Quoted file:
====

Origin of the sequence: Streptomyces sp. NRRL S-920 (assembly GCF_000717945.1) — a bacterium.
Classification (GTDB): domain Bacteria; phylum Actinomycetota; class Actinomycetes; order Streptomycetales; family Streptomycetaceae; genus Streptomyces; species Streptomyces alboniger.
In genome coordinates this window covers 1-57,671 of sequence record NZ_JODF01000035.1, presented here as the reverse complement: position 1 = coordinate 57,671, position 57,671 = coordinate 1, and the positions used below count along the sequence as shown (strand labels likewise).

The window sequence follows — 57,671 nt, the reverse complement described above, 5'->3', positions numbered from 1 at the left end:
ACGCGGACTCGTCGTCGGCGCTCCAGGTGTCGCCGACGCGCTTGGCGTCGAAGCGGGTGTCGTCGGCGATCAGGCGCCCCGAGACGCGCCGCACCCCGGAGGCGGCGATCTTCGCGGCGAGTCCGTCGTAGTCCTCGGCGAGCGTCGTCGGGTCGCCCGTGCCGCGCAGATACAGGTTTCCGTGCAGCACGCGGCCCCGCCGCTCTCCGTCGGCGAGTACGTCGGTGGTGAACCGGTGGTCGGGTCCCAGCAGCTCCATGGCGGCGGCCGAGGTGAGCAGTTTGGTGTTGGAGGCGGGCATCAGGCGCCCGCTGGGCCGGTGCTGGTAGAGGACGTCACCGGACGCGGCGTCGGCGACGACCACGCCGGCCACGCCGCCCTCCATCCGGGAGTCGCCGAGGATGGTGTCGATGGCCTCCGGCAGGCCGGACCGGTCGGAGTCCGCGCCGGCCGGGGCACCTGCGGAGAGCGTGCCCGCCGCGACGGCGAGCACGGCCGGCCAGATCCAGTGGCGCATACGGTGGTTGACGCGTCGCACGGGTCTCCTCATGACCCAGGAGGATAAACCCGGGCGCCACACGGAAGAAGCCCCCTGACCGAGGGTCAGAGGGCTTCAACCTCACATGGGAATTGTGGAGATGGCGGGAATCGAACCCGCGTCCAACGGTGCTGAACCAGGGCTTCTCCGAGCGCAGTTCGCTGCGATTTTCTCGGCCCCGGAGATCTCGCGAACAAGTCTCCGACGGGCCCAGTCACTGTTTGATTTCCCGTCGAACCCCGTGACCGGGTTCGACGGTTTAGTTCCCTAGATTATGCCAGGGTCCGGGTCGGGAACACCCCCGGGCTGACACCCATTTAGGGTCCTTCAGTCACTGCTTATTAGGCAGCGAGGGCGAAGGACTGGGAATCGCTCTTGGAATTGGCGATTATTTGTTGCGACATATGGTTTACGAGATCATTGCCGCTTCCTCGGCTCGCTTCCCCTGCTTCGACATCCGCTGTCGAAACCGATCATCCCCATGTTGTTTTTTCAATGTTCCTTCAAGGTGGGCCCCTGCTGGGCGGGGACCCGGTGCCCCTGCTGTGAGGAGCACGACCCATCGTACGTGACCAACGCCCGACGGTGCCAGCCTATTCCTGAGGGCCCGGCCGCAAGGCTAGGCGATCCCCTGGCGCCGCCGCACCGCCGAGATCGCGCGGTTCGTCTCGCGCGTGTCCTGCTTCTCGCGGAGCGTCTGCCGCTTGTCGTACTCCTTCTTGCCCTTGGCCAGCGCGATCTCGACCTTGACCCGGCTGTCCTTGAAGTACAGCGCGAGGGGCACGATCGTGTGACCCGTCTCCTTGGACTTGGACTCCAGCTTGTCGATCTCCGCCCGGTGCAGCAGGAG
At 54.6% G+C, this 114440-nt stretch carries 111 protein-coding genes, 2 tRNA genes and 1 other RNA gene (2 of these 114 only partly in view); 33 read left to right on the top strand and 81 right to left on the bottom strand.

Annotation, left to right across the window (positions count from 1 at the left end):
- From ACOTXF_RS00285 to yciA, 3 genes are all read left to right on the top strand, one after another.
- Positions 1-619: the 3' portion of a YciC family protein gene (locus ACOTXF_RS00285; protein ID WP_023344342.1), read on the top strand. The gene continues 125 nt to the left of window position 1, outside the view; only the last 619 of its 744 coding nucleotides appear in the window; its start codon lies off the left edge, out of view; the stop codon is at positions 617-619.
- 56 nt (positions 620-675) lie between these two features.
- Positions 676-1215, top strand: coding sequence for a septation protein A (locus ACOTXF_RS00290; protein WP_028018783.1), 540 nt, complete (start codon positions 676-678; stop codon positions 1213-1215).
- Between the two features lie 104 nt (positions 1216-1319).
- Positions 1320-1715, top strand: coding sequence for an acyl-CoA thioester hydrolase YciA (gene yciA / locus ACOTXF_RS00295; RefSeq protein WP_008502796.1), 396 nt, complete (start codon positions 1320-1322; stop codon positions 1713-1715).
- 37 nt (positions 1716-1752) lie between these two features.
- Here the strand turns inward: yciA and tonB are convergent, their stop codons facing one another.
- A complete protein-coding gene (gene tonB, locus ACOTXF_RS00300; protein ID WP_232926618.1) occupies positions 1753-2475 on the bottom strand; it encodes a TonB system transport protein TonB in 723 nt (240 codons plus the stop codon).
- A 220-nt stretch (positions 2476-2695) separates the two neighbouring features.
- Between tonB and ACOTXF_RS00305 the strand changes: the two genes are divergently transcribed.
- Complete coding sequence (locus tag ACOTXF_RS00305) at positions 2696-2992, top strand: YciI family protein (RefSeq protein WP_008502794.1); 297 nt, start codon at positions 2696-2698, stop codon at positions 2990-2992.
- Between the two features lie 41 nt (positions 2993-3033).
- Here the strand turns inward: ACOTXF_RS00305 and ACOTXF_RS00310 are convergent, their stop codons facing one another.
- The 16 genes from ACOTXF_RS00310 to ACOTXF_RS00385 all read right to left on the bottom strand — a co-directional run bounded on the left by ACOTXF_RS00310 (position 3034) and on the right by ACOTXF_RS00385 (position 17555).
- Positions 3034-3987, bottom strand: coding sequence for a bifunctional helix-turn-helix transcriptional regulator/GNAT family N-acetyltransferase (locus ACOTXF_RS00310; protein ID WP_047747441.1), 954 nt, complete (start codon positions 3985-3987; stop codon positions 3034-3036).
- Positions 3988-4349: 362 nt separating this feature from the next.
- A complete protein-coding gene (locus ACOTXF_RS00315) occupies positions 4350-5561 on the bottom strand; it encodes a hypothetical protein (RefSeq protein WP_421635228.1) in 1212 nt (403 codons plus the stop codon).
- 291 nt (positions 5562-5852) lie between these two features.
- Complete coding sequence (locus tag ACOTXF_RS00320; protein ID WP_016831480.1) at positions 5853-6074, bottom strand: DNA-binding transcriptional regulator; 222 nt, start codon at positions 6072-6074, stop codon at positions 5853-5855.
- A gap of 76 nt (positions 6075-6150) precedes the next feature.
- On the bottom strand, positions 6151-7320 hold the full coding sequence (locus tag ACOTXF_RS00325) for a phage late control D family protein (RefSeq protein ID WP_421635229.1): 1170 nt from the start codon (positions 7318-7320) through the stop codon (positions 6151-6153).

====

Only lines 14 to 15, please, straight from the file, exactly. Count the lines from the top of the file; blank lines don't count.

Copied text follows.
- 37 nt (positions 1716-1752) lie between these two features.
- Here the strand turns inward: yciA and tonB are convergent, their stop codons facing one another.